Many people are familiar with Yorkshire accents from television and radio broadcasts. But what you might not realise is that those ‘stereotypical’ voices are more likely to reflect urban centres, such as Leeds or Sheffield. The language of our own region of the North York Moors is equally distinctive, though less well known.
Many regional variations
Many of our words are rooted in our geography and landscape. The high ground of the moors is divided into a number of dales (valleys), including Eskdale, Bransdale and Rosedale. Often, these are accessed via brant banks (steep hills) which contributed to the development of differing language, even from dale to dale. Before the invention of motorised travel, movement between the dales would have been gruelling for most of our history. This was especially true of the winter months during periods of heavy snow when some roads became impassable. These isolating conditions helped to create close-knit communities and extremely localised words.
Farndale, photographed by Geoffrey Willey
In the North York Moors, many of our dialect words continue to be used regularly. Sometimes, we may not realise that they are dialect at all. Ryedale Folk Museum is located within the picturesque village of Hutton-le-Hole, with the ‘le’ a dialect word for ‘in the’, and we think nothing of mentioning the beautiful beck that winds its way through the village, rather than using the standard ‘stream’.
However, we use other words less frequently. Flying above, you might be increasingly less likely these days to spot crakes or crukes. Nowadays, we’re more likely to hear them called by the standard names of crows or rooks. And to mark the arrival of spring, around 3000 breeding pairs of lapwing arrive in the region each year. Although their numbers may be increasing, the dialect word for them, terfit, is not. But perhaps you still refer to the back end of the year (autumn/winter) to discuss their movement to the lowland fields after breeding season?
Positive steps for the future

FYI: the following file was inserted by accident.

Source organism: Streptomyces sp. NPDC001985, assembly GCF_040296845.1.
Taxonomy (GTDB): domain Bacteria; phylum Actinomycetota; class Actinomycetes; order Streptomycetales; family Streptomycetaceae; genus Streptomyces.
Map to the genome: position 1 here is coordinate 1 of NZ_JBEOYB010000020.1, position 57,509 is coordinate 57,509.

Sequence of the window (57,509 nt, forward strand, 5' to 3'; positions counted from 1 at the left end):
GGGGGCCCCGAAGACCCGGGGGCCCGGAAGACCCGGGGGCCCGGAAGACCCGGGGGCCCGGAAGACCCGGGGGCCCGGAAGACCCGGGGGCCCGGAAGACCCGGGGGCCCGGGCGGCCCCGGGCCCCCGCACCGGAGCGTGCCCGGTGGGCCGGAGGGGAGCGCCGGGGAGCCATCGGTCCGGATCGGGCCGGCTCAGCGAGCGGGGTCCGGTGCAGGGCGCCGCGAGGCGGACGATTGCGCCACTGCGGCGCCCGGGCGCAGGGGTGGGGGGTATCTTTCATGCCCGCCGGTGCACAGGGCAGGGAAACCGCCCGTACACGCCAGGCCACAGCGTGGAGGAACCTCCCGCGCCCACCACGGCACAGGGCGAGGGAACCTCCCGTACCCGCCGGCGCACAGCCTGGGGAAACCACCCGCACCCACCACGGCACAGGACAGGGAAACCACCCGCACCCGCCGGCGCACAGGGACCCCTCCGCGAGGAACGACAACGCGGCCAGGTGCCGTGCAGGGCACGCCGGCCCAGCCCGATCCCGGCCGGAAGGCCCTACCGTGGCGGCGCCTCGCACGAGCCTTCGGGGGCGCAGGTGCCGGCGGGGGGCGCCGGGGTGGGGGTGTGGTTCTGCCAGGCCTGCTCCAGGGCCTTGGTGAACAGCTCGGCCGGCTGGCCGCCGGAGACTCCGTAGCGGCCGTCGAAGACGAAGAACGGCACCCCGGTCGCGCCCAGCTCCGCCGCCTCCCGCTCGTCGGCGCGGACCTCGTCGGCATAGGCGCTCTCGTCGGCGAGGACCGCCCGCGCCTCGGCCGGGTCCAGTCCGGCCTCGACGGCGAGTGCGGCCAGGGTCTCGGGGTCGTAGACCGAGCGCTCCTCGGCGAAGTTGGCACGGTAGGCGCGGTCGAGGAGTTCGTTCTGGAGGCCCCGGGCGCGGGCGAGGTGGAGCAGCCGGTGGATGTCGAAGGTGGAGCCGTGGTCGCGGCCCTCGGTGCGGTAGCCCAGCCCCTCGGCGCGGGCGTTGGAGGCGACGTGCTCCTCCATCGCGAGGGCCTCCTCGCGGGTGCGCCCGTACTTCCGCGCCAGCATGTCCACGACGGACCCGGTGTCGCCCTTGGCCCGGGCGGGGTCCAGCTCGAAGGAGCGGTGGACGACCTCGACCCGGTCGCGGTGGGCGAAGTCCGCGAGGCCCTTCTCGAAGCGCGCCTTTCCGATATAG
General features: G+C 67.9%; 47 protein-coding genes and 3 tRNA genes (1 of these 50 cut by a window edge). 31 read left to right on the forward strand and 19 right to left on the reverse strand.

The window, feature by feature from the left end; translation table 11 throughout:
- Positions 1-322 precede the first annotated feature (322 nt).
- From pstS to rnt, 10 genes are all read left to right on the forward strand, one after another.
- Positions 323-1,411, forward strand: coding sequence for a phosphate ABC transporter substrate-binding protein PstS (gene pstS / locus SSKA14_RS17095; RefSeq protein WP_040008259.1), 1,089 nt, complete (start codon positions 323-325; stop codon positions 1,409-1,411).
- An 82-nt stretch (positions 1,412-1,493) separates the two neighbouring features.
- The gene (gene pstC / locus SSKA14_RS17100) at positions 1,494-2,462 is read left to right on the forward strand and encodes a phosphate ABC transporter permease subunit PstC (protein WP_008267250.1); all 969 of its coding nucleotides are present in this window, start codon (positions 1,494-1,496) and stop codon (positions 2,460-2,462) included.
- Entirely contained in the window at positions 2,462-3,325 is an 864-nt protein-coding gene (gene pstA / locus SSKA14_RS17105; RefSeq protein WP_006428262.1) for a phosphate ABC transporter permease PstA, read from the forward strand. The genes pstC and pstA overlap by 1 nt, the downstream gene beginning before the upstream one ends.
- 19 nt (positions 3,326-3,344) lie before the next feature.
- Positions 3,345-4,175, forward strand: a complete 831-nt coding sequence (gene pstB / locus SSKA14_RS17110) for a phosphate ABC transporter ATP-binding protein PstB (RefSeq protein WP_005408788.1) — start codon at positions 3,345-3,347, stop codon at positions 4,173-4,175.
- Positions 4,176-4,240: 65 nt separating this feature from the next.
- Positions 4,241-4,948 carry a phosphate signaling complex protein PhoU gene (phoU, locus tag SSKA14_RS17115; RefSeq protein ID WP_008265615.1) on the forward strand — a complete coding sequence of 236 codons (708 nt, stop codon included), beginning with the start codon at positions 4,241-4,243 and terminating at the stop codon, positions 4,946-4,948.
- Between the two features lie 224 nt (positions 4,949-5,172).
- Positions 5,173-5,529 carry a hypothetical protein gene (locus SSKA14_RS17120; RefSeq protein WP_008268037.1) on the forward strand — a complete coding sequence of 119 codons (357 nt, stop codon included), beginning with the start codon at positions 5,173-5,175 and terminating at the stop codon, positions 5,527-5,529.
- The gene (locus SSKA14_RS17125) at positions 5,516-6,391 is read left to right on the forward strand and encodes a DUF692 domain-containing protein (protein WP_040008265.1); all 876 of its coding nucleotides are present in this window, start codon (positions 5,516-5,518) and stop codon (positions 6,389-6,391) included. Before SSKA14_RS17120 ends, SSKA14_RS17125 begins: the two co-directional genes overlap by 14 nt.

In an ever-changing world of global connectivity, local dialects like ours face the risk of fading into obscurity. Following a National Lottery Heritage Grant awarded to the University of Leeds in 2019, Ryedale Folk Museum was delighted to take part in a project to collect and share dialects from across England during the following years.
Researchers from the University of Leeds carried out the original Survey of English Dialects during the 1950s and 60s. Altogether, their researchers visited people in more than 300 places to record their many ways of speaking. Now, the School of English at the University of Leeds has led a new dialect and heritage project. ‘In Your Words’ involved five partner museums (including ourselves!), and researchers and volunteers across the country. The aim was to update the work from over half a century ago and, together, we have conducted and recorded more interviews, attended festivals and roadshows, and captured language use today.
We asked people across the country about the words used in a wide range of circumstances. We wanted to know, are your favourite treats sweeties, goodies, jumbles or spice? Do you get a splinter, a spell or a spelk in your finger? And do you eat a scone to rhyme with gone, or a scone to rhyme with bone? You can still take part in the survey yourself, share your own dialect and discover the wonderful world of dialect across England. Or explore the other partner museums:
- Avoncroft Museum of Historic Buildings
- Dales Countryside Museum
- Museum of East Anglian Life
- Weald & Downland Living Museum
Alternatively, you can read more stories from across our museum.